At a $1 billion in taxes, one would think energy companies will be motivated to eliminate coal ash altogether. Their second option is to apply a technology that was developed, tested and is being implemented by the US Department of Defense. A very-high-temperature process known as plasma-arc waste destruction is currently being installed on the next-generation of US Navy aircraft carriers. These plasma-arc systems can be optimized for a variety of waste streams. For coal ash, a plasma-arc system can be packaged to eliminate 98% of the coal ash currently being buried in landfills. That’s roughly 82,000,000 tons of coal ash that can be kept out of your waterways and nearby landfills.

So what do you do with the remaining 2,000,000 tons that’s left each year? Using plasma technology, it becomes a glassy like material that is an inert binder of minerals that traps traces of formerly toxic residuals, which can also be used for building materials. There’s even a young, enterprising genius in Baltimore who wants to collect it to make synthetic granite countertops. But there are dozens of other potential and high-value uses, particularly if you are a ceramics engineer who can add certain ingredients to the molten glass as it pours out of the coal plant’s plasma system.

The third motivator for energy companies using coal-fired plants is research and development derived from a 10% portion of the CATT Fund. Qualified companies would be able to propose R&D projects that achieve greater efficiencies in coal ash
elimination or improve processes, such as systems that extract synthetic gas from
the coal ash that can drive a turbine generator – – and produce more electricity! If a company’s coal ash elimination R&D project is successfully demonstrated and implemented, that company would be reimbursed from the CATT R&D Fund.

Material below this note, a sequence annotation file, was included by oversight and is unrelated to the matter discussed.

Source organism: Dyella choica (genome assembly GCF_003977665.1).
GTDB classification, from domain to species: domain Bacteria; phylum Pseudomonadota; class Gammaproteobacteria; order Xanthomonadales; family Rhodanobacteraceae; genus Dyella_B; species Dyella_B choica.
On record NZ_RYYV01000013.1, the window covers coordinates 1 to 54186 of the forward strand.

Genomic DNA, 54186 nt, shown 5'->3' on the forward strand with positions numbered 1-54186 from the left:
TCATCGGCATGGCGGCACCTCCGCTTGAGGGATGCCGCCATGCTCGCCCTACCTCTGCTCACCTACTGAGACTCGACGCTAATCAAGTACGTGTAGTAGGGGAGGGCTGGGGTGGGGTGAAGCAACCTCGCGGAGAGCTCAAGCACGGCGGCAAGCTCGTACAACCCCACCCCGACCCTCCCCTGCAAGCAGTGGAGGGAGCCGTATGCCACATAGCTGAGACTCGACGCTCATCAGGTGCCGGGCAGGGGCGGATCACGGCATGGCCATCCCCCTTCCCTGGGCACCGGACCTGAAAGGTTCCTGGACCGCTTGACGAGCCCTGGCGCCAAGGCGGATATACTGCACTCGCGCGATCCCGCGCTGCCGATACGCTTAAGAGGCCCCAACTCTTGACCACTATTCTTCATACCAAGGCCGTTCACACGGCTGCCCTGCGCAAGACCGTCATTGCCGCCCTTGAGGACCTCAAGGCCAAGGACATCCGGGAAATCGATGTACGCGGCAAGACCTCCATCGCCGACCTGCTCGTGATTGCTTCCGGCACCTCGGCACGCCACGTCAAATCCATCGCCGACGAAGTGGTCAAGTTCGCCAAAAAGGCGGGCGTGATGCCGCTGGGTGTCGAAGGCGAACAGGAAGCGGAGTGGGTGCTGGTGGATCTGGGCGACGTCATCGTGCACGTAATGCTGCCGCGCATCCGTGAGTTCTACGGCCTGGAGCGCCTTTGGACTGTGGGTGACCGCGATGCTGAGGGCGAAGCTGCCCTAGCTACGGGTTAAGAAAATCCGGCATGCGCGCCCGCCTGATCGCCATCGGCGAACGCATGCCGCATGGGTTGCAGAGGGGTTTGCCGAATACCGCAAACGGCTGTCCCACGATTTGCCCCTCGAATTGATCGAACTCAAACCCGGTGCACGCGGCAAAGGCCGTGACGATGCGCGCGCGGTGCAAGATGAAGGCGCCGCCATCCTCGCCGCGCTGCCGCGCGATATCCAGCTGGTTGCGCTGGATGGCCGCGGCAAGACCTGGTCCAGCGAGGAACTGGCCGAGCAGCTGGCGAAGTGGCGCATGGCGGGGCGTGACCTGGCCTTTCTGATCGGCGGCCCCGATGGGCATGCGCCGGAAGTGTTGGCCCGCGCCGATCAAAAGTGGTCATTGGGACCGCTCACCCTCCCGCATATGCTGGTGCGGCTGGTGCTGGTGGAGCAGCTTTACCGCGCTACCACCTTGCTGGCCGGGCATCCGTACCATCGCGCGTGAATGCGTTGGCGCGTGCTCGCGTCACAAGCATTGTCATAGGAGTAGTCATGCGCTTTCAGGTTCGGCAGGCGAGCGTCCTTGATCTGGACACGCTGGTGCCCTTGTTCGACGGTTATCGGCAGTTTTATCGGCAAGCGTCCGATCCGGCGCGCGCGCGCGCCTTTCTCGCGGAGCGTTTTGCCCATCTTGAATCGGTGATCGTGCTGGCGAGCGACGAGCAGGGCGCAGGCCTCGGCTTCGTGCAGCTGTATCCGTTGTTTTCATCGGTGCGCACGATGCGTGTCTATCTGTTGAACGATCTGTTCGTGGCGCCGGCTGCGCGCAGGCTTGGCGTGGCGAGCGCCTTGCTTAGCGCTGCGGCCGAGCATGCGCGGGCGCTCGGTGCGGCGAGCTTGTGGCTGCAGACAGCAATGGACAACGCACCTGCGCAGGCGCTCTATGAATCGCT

In summary, neither energy companies nor their electricity customers would have to pay a cent of coal ash tax if all of the coal ash is reused for building materials, eliminated with technology such as plasma systems, or converted to energy with yet-discovered processes via CATT Fund.

So how do we as citizens put the Coal Ash Tax on our November ballots? It’s probably too late in most towns. But if you’re serious about a Coal Ash Tax that would inspire energy companies to keep your water and land clean, there’s a way to make it happen. Vote for the candidates who pledge to support the coal ash tax – – but make them draft the legislation before the elections so you can read it and you know they’re serious about starting the effort on their first day in office. You must establish the carrott and stick first to hold politicians and energy companies accountable to the people they serve and service.

Beware of the political candidate who tells you a coal ash tax is not the solution; this means they don’t have a plan to stop coal ash from being buried in your backyards, and it means they don’t have a clue about harnessing existing technology to eliminate coal ash. Your vote for the right candidate could begin to eliminate all the coal ash in your community during that candidate’s term. In a few years, coal ash could be something we had to live with before American voters got involved.